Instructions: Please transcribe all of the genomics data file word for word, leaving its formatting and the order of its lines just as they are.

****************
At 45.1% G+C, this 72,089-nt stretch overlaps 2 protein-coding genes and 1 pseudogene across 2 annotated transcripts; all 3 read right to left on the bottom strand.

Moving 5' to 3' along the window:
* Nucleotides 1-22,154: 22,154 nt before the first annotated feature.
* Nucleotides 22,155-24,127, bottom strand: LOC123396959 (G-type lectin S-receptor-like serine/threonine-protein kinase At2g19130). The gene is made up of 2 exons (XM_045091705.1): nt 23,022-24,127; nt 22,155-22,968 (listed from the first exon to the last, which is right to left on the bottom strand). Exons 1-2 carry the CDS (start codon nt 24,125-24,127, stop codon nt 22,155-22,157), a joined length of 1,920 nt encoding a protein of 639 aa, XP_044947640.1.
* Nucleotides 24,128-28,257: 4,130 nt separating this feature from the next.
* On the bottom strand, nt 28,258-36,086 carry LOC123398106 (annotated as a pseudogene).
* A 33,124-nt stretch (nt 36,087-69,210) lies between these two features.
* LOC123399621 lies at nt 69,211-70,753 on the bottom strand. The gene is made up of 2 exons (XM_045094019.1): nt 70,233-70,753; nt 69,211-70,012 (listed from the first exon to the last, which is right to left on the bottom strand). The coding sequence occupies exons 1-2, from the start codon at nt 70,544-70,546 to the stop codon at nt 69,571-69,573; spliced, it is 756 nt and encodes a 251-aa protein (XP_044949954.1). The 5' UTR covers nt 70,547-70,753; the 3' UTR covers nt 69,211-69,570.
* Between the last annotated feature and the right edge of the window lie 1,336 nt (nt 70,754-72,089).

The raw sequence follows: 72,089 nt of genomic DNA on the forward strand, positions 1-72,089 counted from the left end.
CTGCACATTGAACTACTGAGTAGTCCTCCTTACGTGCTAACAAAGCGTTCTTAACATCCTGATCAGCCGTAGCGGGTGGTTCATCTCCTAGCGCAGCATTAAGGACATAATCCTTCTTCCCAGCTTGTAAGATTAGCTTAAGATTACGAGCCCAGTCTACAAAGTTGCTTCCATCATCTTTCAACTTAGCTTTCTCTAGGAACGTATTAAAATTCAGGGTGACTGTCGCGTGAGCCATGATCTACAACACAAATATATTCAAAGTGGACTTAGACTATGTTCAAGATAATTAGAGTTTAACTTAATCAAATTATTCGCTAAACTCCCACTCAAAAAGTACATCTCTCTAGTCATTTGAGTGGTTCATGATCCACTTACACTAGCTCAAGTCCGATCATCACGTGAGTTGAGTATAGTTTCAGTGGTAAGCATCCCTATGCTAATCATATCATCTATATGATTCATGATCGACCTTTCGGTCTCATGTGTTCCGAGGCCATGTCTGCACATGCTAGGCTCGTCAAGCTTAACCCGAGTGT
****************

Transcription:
At 45.1% G+C, this 72,089-nt stretch overlaps 2 protein-coding genes and 1 pseudogene across 2 annotated transcripts; all 3 read right to left on the bottom strand.

Moving 5' to 3' along the window:
* Nucleotides 1-22,154: 22,154 nt before the first annotated feature.
* Nucleotides 22,155-24,127, bottom strand: LOC123396959 (G-type lectin S-receptor-like serine/threonine-protein kinase At2g19130). The gene is made up of 2 exons (XM_045091705.1): nt 23,022-24,127; nt 22,155-22,968 (listed from the first exon to the last, which is right to left on the bottom strand). Exons 1-2 carry the CDS (start codon nt 24,125-24,127, stop codon nt 22,155-22,157), a joined length of 1,920 nt encoding a protein of 639 aa, XP_044947640.1.
* Nucleotides 24,128-28,257: 4,130 nt separating this feature from the next.
* On the bottom strand, nt 28,258-36,086 carry LOC123398106 (annotated as a pseudogene).
* A 33,124-nt stretch (nt 36,087-69,210) lies between these two features.
* LOC123399621 lies at nt 69,211-70,753 on the bottom strand. The gene is made up of 2 exons (XM_045094019.1): nt 70,233-70,753; nt 69,211-70,012 (listed from the first exon to the last, which is right to left on the bottom strand). The coding sequence occupies exons 1-2, from the start codon at nt 70,544-70,546 to the stop codon at nt 69,571-69,573; spliced, it is 756 nt and encodes a 251-aa protein (XP_044949954.1). The 5' UTR covers nt 70,547-70,753; the 3' UTR covers nt 69,211-69,570.
* Between the last annotated feature and the right edge of the window lie 1,336 nt (nt 70,754-72,089).

The raw sequence follows: 72,089 nt of genomic DNA on the forward strand, positions 1-72,089 counted from the left end.
CTGCACATTGAACTACTGAGTAGTCCTCCTTACGTGCTAACAAAGCGTTCTTAACATCCTGATCAGCCGTAGCGGGTGGTTCATCTCCTAGCGCAGCATTAAGGACATAATCCTTCTTCCCAGCTTGTAAGATTAGCTTAAGATTACGAGCCCAGTCTACAAAGTTGCTTCCATCATCTTTCAACTTAGCTTTCTCTAGGAACGTATTAAAATTCAGGGTGACTGTCGCGTGAGCCATGATCTACAACACAAATATATTCAAAGTGGACTTAGACTATGTTCAAGATAATTAGAGTTTAACTTAATCAAATTATTCGCTAAACTCCCACTCAAAAAGTACATCTCTCTAGTCATTTGAGTGGTTCATGATCCACTTACACTAGCTCAAGTCCGATCATCACGTGAGTTGAGTATAGTTTCAGTGGTAAGCATCCCTATGCTAATCATATCATCTATATGATTCATGATCGACCTTTCGGTCTCATGTGTTCCGAGGCCATGTCTGCACATGCTAGGCTCGTCAAGCTTAACCCGAGTGT